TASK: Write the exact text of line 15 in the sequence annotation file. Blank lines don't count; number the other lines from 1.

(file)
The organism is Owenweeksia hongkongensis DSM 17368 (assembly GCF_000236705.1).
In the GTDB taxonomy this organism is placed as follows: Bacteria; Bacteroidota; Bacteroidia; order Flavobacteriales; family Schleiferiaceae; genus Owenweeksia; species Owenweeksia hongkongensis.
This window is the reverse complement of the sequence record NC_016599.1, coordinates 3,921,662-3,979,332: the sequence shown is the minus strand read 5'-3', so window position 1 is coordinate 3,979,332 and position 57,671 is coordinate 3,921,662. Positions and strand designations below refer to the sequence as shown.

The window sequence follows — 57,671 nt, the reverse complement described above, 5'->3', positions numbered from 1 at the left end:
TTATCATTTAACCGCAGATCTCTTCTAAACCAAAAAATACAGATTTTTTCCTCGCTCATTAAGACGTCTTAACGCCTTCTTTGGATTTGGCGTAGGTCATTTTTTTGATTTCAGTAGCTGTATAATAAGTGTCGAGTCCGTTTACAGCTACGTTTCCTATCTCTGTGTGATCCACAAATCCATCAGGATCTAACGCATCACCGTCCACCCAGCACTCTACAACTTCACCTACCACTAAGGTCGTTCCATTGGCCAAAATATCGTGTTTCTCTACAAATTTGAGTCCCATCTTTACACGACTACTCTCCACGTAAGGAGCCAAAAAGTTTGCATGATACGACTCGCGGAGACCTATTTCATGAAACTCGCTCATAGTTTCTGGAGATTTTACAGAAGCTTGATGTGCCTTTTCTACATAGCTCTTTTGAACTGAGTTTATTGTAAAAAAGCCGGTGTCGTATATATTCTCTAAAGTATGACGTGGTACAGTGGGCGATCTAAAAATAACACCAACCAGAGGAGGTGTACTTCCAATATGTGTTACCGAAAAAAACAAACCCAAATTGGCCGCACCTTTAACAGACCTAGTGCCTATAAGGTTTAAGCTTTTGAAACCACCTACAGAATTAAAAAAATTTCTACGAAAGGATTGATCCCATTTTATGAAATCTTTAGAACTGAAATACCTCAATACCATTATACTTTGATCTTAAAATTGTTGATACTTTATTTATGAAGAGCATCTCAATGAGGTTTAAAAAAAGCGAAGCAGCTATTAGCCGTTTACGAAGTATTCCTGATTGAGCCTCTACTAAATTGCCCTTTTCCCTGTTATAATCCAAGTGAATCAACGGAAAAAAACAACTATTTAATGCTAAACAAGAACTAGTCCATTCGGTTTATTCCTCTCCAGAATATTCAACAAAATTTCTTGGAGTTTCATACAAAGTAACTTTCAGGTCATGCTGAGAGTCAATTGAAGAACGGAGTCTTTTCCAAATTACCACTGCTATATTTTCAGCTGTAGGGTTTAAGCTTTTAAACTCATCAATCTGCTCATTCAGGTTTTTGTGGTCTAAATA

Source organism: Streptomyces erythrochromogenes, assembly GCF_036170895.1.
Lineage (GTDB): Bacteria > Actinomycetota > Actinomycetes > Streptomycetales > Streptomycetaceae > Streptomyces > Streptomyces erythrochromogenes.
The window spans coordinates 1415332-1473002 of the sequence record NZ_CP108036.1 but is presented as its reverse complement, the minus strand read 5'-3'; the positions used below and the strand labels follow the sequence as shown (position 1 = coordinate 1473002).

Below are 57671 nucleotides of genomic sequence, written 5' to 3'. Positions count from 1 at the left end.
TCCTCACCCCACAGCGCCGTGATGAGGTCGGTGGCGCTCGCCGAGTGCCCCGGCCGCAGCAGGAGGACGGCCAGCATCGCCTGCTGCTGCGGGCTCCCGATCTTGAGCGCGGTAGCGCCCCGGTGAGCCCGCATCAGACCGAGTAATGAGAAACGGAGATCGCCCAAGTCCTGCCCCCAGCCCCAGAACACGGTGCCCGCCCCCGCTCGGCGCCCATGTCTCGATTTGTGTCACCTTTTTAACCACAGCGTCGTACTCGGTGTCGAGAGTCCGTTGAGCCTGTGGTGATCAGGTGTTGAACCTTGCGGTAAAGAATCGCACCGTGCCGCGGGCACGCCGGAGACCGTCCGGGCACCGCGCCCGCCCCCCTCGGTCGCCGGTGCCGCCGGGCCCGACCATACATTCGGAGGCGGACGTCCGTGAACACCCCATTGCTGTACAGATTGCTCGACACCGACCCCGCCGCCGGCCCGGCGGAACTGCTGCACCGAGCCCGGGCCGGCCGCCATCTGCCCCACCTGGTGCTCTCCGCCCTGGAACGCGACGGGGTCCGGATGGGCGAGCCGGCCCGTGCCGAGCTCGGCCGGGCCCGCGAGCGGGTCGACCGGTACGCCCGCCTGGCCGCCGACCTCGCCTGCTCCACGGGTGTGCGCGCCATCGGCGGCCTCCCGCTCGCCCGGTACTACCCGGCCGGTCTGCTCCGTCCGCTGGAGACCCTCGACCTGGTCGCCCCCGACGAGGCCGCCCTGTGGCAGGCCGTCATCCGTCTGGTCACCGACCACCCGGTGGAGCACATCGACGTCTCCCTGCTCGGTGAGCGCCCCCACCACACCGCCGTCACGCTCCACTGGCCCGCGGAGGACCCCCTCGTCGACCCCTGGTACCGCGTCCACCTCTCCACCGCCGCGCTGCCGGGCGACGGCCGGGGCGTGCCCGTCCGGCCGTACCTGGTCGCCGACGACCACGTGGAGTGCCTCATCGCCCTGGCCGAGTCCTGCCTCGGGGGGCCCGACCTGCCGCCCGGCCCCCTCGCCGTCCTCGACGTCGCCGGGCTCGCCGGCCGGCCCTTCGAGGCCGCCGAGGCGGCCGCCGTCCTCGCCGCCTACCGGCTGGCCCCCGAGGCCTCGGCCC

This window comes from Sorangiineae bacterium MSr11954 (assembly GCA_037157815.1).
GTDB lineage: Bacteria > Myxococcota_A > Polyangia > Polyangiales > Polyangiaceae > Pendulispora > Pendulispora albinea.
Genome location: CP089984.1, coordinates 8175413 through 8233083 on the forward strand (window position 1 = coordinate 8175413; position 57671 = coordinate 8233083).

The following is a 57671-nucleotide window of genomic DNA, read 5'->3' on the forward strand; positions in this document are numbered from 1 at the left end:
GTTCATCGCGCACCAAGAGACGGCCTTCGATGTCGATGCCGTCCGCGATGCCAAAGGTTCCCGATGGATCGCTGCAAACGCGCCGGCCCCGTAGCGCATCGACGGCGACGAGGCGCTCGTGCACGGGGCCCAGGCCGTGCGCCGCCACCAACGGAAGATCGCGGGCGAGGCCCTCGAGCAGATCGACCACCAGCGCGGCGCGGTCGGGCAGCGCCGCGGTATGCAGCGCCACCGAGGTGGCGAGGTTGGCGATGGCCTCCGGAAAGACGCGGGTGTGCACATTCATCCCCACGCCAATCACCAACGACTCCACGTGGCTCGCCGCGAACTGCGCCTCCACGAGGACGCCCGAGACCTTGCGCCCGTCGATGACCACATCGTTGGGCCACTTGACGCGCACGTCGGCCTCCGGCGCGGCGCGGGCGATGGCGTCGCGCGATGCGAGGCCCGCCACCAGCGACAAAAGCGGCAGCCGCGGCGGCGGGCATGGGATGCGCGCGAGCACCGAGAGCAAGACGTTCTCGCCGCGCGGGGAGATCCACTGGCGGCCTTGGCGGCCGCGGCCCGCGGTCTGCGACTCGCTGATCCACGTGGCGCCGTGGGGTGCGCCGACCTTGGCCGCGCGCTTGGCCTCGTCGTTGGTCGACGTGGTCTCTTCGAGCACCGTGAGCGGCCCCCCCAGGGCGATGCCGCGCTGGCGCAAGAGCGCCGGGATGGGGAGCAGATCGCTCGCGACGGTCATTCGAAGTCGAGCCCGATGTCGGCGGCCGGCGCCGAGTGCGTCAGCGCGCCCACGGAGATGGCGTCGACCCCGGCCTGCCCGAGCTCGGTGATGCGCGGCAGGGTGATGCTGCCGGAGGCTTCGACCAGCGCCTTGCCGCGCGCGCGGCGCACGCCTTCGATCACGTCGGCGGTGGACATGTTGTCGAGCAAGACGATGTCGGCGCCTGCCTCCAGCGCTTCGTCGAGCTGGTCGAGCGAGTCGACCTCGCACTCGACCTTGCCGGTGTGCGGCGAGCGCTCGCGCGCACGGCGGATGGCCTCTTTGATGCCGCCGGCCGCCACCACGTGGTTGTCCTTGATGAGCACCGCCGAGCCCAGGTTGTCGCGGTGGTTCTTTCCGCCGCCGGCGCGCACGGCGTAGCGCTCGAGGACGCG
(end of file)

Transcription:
GTTCATCGCGCACCAAGAGACGGCCTTCGATGTCGATGCCGTCCGCGATGCCAAAGGTTCCCGATGGATCGCTGCAAACGCGCCGGCCCCGTAGCGCATCGACGGCGACGAGGCGCTCGTGCACGGGGCCCAGGCCGTGCGCCGCCACCAACGGAAGATCGCGGGCGAGGCCCTCGAGCAGATCGACCACCAGCGCGGCGCGGTCGGGCAGCGCCGCGGTATGCAGCGCCACCGAGGTGGCGAGGTTGGCGATGGCCTCCGGAAAGACGCGGGTGTGCACATTCATCCCCACGCCAATCACCAACGACTCCACGTGGCTCGCCGCGAACTGCGCCTCCACGAGGACGCCCGAGACCTTGCGCCCGTCGATGACCACATCGTTGGGCCACTTGACGCGCACGTCGGCCTCCGGCGCGGCGCGGGCGATGGCGTCGCGCGATGCGAGGCCCGCCACCAGCGACAAAAGCGGCAGCCGCGGCGGCGGGCATGGGATGCGCGCGAGCACCGAGAGCAAGACGTTCTCGCCGCGCGGGGAGATCCACTGGCGGCCTTGGCGGCCGCGGCCCGCGGTCTGCGACTCGCTGATCCACGTGGCGCCGTGGGGTGCGCCGACCTTGGCCGCGCGCTTGGCCTCGTCGTTGGTCGACGTGGTCTCTTCGAGCACCGTGAGCGGCCCCCCCAGGGCGATGCCGCGCTGGCGCAAGAGCGCCGGGATGGGGAGCAGATCGCTCGCGACGGTCATTCGAAGTCGAGCCCGATGTCGGCGGCCGGCGCCGAGTGCGTCAGCGCGCCCACGGAGATGGCGTCGACCCCGGCCTGCCCGAGCTCGGTGATGCGCGGCAGGGTGATGCTGCCGGAGGCTTCGACCAGCGCCTTGCCGCGCGCGCGGCGCACGCCTTCGATCACGTCGGCGGTGGACATGTTGTCGAGCAAGACGATGTCGGCGCCTGCCTCCAGCGCTTCGTCGAGCTGGTCGAGCGAGTCGACCTCGCACTCGACCTTGCCGGTGTGCGGCGAGCGCTCGCGCGCACGGCGGATGGCCTCTTTGATGCCGCCGGCCGCCACCACGTGGTTGTCCTTGATGAGCACCGCCGAGCCCAGGTTGTCGCGGTGGTTCTTTCCGCCGCCGGCGCGCACGGCGTAGCGCTCGAGGACGCG